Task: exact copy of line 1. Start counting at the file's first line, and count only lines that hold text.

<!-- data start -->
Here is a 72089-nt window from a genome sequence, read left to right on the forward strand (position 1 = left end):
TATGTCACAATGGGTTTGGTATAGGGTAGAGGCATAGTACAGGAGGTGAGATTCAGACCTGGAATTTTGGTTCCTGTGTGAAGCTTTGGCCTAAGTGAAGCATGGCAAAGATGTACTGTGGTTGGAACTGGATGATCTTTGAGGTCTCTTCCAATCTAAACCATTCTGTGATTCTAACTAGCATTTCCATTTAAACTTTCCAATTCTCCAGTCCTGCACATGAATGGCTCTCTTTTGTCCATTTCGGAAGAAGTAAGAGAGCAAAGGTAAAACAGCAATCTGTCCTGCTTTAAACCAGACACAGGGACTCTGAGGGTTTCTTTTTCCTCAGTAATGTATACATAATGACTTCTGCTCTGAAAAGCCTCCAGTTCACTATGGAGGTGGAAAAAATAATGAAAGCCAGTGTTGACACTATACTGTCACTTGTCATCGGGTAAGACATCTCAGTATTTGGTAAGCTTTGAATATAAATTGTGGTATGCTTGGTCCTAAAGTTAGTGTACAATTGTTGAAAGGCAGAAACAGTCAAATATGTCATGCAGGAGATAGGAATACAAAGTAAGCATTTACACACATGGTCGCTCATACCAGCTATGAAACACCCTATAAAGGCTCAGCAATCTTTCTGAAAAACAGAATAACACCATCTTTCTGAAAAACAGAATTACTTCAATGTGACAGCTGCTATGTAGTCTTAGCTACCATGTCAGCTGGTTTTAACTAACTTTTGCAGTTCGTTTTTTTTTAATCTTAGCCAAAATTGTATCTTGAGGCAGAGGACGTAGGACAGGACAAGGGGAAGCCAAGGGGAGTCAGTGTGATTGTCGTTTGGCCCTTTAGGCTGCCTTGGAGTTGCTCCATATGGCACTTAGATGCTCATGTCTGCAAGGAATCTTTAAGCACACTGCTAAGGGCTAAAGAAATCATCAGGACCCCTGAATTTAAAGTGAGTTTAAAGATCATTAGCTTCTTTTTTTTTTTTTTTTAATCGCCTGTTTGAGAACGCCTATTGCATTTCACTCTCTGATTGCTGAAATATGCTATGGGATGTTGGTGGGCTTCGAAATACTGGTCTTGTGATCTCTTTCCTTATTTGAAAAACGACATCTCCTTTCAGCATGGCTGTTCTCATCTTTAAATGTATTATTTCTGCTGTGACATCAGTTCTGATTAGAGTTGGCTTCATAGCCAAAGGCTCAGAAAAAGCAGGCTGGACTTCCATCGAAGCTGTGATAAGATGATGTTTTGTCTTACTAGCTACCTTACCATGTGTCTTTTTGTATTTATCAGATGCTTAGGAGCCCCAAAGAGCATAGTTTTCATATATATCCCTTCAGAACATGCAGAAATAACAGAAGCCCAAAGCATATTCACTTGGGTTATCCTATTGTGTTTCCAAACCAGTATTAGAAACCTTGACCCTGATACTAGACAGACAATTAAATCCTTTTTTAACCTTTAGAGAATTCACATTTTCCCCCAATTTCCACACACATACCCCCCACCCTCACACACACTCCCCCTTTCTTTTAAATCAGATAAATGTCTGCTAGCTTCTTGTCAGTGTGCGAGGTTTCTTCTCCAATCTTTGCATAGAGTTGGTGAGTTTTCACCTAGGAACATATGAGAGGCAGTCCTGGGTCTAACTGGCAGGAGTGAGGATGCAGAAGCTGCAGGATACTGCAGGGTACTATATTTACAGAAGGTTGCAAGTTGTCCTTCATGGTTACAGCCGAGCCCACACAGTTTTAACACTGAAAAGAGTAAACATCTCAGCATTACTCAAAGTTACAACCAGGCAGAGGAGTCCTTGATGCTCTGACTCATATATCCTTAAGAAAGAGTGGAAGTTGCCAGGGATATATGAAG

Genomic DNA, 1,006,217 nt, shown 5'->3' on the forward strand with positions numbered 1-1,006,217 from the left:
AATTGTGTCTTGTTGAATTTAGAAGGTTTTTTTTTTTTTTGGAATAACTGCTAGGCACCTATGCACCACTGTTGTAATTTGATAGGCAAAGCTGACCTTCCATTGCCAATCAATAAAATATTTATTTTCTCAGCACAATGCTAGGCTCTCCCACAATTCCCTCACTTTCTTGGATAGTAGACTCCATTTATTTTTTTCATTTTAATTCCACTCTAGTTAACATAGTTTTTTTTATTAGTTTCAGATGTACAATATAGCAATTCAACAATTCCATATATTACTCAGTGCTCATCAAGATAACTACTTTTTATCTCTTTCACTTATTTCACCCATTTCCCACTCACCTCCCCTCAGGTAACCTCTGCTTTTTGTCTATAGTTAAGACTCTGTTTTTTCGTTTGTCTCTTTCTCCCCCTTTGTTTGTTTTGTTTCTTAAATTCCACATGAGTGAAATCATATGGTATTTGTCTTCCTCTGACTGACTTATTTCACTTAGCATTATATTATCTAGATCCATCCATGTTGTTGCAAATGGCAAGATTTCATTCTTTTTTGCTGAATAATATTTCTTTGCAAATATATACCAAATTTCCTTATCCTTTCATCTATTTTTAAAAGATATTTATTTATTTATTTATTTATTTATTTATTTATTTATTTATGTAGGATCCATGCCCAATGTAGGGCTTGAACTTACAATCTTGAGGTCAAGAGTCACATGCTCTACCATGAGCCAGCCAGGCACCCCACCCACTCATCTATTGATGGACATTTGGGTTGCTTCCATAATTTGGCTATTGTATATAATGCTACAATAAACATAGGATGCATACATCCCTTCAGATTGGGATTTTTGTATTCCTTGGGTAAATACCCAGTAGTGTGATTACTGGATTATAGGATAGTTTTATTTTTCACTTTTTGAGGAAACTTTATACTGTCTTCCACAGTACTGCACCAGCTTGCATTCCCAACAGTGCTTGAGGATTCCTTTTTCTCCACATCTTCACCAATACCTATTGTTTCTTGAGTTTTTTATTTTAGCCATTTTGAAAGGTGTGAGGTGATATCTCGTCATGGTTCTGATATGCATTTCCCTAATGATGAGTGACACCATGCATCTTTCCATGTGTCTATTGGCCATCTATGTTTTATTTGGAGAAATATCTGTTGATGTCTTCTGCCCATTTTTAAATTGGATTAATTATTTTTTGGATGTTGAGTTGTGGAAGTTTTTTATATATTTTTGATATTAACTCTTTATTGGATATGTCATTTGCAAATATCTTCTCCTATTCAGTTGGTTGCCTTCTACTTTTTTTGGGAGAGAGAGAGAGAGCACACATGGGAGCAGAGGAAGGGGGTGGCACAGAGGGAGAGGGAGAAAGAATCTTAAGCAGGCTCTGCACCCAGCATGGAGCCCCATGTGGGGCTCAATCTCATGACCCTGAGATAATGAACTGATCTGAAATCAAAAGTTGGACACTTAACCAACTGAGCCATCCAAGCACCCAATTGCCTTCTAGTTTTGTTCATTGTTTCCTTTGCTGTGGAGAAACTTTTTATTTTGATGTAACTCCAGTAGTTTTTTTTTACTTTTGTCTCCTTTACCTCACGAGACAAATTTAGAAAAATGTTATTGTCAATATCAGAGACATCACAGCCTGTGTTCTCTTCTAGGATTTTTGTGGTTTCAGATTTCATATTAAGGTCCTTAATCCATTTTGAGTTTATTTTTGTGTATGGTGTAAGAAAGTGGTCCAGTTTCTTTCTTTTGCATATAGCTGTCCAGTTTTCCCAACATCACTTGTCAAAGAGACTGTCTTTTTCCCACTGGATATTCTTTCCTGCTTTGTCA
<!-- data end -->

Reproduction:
Here is a 72089-nt window from a genome sequence, read left to right on the forward strand (position 1 = left end):